Today, Divine Mercy Sunday, we celebrate the end of the joyful Easter Octave. In keeping with our usual practice we will have our annual Easter Gauadeamus (let us rejoice!) supper, that is a talking supper! Normally all of our meals are taken in silence with reading or music during the main meal except for supper at Christmas and Easter. Rejoice we will!
Then on Monday we will celebrate the Solemnity of the Annunciation of the Lord, transferred from the usual date, March 25th, which fell during Holy Week this year. To top things off it will be the monthly hermit day on the following Wednesday.
Birds Eye View
Ever wonder what the Abbey looks like from the perspective of our feathered friends flying overhead? Our friend and neighbor from nearby Fowlerville a graphic artist and photographer, Tom McCarthy, testing his new drone gives us a look. There’s more to the Abbey than meets the eye coming up the front road including church, living quarters, library, bakery etc.
Tom also designed the new packaging for some of our specialty bakery items soon to appear on our updated bakery web site currently under construction.
Life in the Cloister
Taking us from a birds eye view of the Abbey to an inside glimpse at life within the cloister the Livingston County News ran a story on monastic life in the current edition. The article was originally an interview by Ryan Conway, a teacher at York Central School, for a class project for his students. Having it published in the paper is an effort to inform people of the existence of the monastery in their midst. It is surprising how many local residents are unaware of the its presence. One of the side effects, no doubt, of living the ‘hidden life’. The article can be found at Sixty Years of Monkhood. . .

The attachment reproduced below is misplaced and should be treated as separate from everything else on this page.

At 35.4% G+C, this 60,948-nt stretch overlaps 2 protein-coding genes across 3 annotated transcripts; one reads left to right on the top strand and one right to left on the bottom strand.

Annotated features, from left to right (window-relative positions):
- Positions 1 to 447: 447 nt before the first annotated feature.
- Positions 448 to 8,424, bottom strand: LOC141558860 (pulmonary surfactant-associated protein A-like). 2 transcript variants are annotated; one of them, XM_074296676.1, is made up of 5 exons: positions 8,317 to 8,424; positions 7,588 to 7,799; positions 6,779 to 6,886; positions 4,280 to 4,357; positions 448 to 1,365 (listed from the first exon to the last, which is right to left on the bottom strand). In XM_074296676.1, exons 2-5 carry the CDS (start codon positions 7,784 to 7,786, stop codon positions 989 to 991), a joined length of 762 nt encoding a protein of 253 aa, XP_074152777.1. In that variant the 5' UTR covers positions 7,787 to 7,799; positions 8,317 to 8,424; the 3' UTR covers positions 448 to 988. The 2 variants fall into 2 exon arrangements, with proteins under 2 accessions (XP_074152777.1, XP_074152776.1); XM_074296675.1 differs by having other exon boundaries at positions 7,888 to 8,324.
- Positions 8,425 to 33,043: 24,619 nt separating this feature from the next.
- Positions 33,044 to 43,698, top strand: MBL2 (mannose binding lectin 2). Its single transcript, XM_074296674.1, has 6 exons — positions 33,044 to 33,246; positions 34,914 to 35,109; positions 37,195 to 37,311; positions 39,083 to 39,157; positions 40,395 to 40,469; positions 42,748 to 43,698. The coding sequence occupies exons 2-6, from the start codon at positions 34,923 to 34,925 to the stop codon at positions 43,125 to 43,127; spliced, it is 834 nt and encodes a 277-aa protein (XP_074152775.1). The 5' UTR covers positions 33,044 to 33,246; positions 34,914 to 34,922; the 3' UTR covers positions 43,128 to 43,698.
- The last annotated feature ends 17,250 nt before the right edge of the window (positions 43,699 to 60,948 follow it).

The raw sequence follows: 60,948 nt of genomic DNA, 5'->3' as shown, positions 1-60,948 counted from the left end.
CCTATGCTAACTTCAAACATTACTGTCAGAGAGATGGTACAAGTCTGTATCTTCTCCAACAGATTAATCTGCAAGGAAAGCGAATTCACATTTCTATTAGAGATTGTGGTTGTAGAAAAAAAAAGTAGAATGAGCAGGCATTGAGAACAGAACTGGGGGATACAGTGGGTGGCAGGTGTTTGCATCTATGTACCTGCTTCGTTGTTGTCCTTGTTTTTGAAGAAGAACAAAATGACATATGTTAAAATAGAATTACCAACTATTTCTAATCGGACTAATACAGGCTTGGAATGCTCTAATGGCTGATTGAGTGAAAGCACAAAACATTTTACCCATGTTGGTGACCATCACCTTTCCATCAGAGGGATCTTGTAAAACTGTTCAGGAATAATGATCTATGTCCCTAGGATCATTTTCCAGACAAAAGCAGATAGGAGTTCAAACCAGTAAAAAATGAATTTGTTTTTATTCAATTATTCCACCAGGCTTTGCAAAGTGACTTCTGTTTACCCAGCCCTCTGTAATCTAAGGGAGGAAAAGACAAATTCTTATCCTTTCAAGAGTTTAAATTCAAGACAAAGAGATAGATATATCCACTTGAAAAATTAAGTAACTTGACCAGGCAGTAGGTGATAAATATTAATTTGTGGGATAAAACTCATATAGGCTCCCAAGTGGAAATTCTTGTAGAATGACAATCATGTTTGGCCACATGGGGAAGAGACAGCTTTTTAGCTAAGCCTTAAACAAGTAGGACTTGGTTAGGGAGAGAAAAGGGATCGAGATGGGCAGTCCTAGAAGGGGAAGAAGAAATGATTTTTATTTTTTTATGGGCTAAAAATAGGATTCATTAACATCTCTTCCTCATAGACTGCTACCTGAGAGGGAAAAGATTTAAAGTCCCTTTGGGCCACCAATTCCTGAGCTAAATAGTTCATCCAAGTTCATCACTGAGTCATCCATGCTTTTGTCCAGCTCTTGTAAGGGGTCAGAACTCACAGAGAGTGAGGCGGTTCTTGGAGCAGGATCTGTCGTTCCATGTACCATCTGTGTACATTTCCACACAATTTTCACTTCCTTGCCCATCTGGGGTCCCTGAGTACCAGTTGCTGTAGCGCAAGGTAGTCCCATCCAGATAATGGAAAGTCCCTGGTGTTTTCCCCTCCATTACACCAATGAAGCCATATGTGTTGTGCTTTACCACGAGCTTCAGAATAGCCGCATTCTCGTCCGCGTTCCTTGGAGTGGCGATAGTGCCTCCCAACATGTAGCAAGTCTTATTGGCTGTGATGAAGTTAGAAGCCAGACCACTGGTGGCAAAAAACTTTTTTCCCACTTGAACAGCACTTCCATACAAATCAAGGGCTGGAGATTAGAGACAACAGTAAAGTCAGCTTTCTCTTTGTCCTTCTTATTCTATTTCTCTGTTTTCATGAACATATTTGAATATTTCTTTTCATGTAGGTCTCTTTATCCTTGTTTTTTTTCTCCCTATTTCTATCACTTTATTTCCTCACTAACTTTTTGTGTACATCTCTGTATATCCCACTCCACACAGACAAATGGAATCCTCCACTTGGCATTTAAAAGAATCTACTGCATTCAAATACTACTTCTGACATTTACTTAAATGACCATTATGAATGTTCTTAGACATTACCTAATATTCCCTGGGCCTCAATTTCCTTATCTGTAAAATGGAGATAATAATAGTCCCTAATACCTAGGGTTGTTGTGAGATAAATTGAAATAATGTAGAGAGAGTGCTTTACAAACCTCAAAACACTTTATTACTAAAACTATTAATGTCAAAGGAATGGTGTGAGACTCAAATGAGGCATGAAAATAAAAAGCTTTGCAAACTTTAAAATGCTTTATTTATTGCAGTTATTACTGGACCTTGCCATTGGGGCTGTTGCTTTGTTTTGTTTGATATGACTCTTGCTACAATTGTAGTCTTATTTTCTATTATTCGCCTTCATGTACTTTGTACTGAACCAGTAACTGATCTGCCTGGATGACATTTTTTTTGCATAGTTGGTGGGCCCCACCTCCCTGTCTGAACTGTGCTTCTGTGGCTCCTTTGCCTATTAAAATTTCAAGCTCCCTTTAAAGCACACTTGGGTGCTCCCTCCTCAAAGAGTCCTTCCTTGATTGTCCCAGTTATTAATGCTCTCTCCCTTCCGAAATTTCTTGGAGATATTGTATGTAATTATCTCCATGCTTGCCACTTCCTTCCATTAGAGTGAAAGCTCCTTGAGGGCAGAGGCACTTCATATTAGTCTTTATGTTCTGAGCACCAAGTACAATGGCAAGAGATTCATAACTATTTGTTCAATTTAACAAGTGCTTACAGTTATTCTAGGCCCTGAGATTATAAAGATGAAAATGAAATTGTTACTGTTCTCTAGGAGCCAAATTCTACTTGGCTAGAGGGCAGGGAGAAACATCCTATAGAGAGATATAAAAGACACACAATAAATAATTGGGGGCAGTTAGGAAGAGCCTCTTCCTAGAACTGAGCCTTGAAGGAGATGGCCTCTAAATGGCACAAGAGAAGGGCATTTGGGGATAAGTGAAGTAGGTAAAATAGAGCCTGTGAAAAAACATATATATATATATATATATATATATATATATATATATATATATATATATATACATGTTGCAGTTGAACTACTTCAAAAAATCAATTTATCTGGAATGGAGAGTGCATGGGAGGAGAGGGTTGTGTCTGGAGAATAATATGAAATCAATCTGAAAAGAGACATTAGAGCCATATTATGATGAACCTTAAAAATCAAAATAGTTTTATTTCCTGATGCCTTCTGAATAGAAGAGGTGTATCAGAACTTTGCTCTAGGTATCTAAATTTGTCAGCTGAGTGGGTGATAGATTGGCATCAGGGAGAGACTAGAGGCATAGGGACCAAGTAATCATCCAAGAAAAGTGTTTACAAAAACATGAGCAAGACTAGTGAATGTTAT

The monastery is an expression of the mystery of the Church, where nothing is preferred to the praise of the Father’s glory. Every effort is made to ensure that the common life in its entirety conforms to the Gospel, which is the supreme law.
In this way the community will not be lacking in any spiritual gift. The monks strive to remain in harmony with all the people of God and share their active desire for the unity of all Christians. By fidelity to their monastic way of life, which has it own hidden mode of apostolic fruitfulness, monks perform a service for God’s people and the whole human race.
Each community of the Order and all the monks are dedicated to the Blessed Virgin Mary, Mother and Symbol of the Church in the order of faith, love and perfect union with Christ.
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